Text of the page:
Occipital artery

The occipital artery emerges from the deep tissues of the neck, and pierces the fascia between the attachments of the sternomastoid and trapezius muscles at the level of the superior nuchal line. It then ascends in a tortuous course in the superficial fascia of the scalp, where it divides into numerous branches, which reach as high as the vertex of the skull, and anastomoses with the posterior auricular and superficial temporal arteries.[15] It also anastomoses with the contralateral occipital artery.[10]

Supraorbital and supratrochlear arteries

The supraorbital and supratrochlear arteries emerge superficially at or near the supraorbital foramen to supply the forehead, and anastomose with the frontal branch of the superficial temporal and the supraorbital and supratrochlear arteries of the opposite side (Fig. 1).[15]

Angular artery

The angular artery is the terminal branch of the facial artery. It runs up the lateral surface of the nose, and terminates in the frontal tissues (Fig. 1).[15]



In some patients with migraine headache, reduction of the blood pressure in the painful area by digital occlusion of one or more of the superficial arteries reduces or eliminates the pain while the pressure is being applied.[3,16-21]

Before the examination commences, the patient is asked to estimate the severity of the headache according to a scale of 0 = no pain to 10 = the worst pain possible, and the severity is recorded.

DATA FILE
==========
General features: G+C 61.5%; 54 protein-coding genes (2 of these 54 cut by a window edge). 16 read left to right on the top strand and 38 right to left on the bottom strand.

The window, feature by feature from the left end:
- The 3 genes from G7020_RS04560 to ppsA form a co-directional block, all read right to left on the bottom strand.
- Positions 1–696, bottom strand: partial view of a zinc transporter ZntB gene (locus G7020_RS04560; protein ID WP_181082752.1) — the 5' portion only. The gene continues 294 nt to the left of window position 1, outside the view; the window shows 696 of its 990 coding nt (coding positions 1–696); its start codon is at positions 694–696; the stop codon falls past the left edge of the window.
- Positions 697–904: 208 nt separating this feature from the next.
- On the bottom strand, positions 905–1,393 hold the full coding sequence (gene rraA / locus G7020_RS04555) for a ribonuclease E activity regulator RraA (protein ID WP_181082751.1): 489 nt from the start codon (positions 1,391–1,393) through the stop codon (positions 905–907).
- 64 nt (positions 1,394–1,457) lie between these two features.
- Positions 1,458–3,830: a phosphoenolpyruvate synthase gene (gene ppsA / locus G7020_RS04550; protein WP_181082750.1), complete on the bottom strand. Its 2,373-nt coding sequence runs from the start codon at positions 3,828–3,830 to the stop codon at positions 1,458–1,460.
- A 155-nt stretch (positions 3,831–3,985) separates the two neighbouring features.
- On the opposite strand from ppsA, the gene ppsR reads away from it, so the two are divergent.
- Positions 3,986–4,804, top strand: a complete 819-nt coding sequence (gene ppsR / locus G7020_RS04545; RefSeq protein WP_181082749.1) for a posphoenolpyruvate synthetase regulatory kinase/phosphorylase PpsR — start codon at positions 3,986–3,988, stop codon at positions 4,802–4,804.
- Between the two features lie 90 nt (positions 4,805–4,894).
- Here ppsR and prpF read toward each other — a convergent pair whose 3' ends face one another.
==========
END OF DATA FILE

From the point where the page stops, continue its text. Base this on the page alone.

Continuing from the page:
As each artery is compressed, the patient is asked to estimate the percentage of pain relief, if any, and which is recorded. It is interesting that in patients who report pain relief with digital arterial compression, in some the pain returns the moment the pressure is relieved, and in others the pain takes time to return.

The arteries are examined in the following sequence:

superficial temporal - main trunk

superficial temporal - frontal branch


posterior auricular


supraorbital and supratrochlear.

One or more of the abovementioned arteries may be involved in the pain process.

It is necessary to bear in mind that because of the variability of the anastomoses between these vessels, it may be difficult to diagnose accurately which arteries are contributing blood flow to the painful area. Arteries distant from the painful area may also be involved in the pain mechanism. A common finding, for example, is that compression of the occipital artery may alleviate ipsilateral periorbital pain.